Taylor found a club in a mess, who had been bottom of the entire Football League in the season before he arrived, had no training ground and had to share billing with a greyhound track that encircled the pitch, which he promptly got rid of. “It’s either the dogs or me,” he told John. In a decade he took them to Wembley, Europe and close to the league title, finally leaving them ninth in the top flight, some 66 places higher than when he arrived. You’ll not find many people in Watford whose memory of Taylor is “Do I not like that.”

As well as all this though, Taylor just seems like a lovely bloke. In Lionel Birnie’s wonderful book ‘Enjoy The Game’, about Watford in the 1980s, there are countless stories that paint a picture of a kind, generous and generally just sensationally pleasant human being.

One that stands out is the time the club’s clapped-out Fiat Panda, used by the scouts to travel the country, finally gave in because someone forgot to put oil in the engine. Taylor called a staff meeting, at which the four scouts assumed they would be given a bill for the repair of the car, so they pre-emptively decided to split the £1,000 cost. They were handed four envelopes, but instead of invoices they contained plane tickets and reservations for a swanky hotel in Portugal. “This is just a thank you from the club for all your work,” said Taylor. “Take a break, take your wives, and enjoy yourselves.” Taylor even offered to look after their children for the week while they went away.

And there are so many more. After one rather chastening defeat, Taylor trained his players hard with double sessions for three days, before arriving to the training ground on the Thursday. “I was talking to Rita (his wife) last night,” he said, “and she thought perhaps I was being a bit hard on you and I agreed. So, get yourselves changed into your tracksuits and meet me at the hotel for a Champagne breakfast on me.” He threw in some jugs of lager to lighten the mood, too.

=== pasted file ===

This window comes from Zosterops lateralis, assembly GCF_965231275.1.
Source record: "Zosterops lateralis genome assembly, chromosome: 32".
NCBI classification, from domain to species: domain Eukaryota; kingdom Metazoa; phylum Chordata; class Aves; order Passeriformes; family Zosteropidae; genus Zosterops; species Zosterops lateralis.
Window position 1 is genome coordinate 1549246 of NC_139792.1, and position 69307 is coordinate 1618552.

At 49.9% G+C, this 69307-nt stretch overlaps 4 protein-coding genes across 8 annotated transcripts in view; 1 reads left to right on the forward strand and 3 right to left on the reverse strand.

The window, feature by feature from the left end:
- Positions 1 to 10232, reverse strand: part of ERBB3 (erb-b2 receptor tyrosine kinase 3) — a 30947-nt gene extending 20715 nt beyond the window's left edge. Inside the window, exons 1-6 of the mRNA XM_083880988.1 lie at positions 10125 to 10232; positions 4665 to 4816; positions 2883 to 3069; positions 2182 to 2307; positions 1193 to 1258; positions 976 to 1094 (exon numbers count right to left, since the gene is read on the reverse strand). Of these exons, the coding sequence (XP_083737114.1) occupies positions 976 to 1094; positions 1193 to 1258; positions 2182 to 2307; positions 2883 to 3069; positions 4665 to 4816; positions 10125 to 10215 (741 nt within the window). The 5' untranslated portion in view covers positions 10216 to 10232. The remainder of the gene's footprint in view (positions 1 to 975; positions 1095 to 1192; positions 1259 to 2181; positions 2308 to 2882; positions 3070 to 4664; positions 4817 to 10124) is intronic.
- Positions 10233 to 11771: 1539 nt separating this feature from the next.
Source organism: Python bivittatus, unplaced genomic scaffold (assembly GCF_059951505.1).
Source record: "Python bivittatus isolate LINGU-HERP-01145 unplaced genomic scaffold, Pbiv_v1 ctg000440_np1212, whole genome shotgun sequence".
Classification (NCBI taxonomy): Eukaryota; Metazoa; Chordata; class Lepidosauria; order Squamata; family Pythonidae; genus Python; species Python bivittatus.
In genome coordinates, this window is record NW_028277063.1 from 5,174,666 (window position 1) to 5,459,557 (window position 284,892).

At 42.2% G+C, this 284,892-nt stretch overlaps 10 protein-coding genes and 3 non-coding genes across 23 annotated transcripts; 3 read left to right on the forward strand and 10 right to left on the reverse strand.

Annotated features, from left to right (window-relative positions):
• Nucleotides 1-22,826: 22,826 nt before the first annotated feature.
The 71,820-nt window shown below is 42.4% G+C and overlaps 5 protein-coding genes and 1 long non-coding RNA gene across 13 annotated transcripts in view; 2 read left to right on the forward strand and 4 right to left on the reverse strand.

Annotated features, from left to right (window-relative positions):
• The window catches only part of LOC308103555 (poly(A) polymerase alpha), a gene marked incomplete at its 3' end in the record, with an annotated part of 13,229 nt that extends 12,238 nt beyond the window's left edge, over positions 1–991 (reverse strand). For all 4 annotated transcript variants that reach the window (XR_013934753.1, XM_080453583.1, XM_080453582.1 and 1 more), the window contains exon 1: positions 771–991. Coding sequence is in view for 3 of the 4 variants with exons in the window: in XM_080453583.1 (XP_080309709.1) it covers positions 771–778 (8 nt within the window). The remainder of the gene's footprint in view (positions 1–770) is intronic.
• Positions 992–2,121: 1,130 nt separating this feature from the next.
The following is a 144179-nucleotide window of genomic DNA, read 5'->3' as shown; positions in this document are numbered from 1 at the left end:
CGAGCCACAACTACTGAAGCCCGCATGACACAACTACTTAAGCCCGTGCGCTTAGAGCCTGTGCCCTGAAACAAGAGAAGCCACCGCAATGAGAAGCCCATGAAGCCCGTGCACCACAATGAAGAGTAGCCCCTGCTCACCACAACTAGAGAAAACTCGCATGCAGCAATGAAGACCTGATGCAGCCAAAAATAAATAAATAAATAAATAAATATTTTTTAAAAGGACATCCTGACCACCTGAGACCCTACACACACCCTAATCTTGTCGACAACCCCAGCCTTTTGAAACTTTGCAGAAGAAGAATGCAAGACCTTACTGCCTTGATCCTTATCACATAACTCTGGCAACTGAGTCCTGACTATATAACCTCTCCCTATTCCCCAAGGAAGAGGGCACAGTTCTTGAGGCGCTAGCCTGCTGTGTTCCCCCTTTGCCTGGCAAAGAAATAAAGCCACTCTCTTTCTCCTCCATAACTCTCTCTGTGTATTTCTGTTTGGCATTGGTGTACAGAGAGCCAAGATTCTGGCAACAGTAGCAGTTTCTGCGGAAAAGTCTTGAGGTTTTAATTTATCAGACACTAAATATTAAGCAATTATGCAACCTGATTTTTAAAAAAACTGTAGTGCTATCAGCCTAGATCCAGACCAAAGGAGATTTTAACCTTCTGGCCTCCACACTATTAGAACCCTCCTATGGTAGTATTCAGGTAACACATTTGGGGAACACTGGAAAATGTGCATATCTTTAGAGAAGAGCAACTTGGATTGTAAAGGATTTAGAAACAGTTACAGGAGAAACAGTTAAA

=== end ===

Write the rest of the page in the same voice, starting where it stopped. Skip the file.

On another occasion, instead of a pre-season training session he took his players for a walk with their dogs then a pub lunch. When Watford sold Luther Blissett to AC Milan (a deal which involved a bloke who owned a local Italian restaurant as a go-between) for a then-hefty £1million in 1983, Taylor hugged the forward who’d been with him from the start and tears were shed. Paul Atkinson, a midfielder signed from Oldham, chose Watford over Nottingham Forest partly because Taylor knew all about his game and spent a long time explaining how he’d fit into his side, whereas Brian Clough gave him a drink and said Forest were “going to the Reeperbahn on our pre-season trip. You’re not a poof lad, are you?”

We could go on, with any number of stories about his managerial skills and simple good eggery. But for now, before England play and we watch the latest poor whelp flail in the pitiless seas of the national job, just enjoy these, and remember that Taylor wasn’t a punchline, and he certainly wasn’t a turnip.

Nick Miller